OECD Reviews of Labour Market and Social Policies: Chile 2009

image of OECD Reviews of Labour Market and Social Policies: Chile 2009
This report analyses in detail the implications of recent developments in Chile's labour market and social policy and considers the available policy options from the perspective of OECD countries’ experience.

The report finds that Chile has enjoyed rising living standards over two decades of strong economic growth. The incidence of poverty is now much lower and there is better access to adequate housing, education and healthcare. Nevertheless, Chile’s income distribution remains disturbingly unequal by OECD standards. This is partly due to Chile’s a relatively low employment rate, especially for women, but it also reflects a segmented labour market, where much of the recent job creation has occurred in relatively low-productive sectors. Moreover, despite the existence of an internationally renowned pension programme, Chile’s social protection system as a whole has still a relatively long way to go before reaching the standards of developed countries in terms of effective coverage and capacity to assist needy households.  Chilean policy makers have begun to develop and implement a series of ambitious reforms, intended to promote the twin goals of work and equity.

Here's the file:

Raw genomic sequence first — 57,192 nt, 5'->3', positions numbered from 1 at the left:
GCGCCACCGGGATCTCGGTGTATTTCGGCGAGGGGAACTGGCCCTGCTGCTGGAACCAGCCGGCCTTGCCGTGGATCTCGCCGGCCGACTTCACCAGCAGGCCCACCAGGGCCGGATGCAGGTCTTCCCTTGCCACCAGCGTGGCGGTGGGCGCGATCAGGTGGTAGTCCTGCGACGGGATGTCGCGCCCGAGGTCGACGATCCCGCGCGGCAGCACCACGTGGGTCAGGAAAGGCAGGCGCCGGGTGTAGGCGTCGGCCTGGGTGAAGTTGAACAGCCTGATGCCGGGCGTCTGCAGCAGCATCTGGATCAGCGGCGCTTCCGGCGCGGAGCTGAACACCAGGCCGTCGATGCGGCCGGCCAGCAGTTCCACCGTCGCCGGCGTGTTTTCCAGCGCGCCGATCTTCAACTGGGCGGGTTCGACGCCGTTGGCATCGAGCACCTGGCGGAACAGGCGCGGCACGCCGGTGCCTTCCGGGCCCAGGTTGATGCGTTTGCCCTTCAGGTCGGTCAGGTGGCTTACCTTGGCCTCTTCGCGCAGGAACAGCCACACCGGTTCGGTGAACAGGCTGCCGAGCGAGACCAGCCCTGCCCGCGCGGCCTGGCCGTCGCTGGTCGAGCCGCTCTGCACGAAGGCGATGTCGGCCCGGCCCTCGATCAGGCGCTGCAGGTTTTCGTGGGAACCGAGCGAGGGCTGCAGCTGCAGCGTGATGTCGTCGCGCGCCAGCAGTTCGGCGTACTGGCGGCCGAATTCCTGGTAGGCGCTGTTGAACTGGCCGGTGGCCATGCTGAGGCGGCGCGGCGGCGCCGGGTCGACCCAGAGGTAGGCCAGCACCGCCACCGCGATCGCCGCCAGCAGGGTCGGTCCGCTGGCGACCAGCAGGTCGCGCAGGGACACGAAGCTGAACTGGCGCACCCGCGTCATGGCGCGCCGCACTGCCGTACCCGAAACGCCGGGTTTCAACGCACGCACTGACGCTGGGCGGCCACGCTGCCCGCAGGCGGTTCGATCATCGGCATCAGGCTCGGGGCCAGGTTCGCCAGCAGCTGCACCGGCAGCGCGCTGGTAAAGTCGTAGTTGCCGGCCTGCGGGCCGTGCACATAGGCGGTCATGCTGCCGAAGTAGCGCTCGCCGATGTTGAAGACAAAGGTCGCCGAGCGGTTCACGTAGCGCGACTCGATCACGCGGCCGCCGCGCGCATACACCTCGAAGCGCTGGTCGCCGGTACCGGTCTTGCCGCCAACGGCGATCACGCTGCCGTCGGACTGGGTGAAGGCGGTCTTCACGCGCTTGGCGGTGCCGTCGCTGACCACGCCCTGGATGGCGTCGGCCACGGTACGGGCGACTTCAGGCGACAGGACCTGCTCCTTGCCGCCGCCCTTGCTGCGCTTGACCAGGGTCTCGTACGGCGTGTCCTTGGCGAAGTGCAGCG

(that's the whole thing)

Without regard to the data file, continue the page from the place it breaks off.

The Normalisation of Chile's Pension System

Chile replaced its Pay-As-You-Go social insurance pension system in the early 1980s with a private pre-funded system of individual savings accounts which covers old-age, disability and survivor contingencies. Pension reform was successful in many ways: it restored public confidence in pension saving; pre-funding of pensions has contributed to the development of financial markets and economic growth; and projected future public pension outlays in Chile are lower than in many OECD countries (and far less susceptible to the dynamics of ageing populations). However, pension reform failed to achieve its coverage objectives, and many Chilean workers, including many women, youth and low-income workers with low levels of educational attainment, either did not make sufficient contributions to obtain an adequate contributory pension or have no coverage at all. The coverage problems contributed to a major pension reform in 2008, which introduced a basic solidarity pension as of right, and targeted measures to stimulate coverage among workers with no or little pension saving. Reform also aims to develop a third tier of voluntary private pension saving. In all, Chile’s pension system is developing towards the three-pillar pension norm, which is often held as an international benchmark. This chapter discusses the social policy aspects of the reformed pension system and, in particular, the coverage issues which in many ways have proven to be the Achilles heel of Chilean private pension system. 


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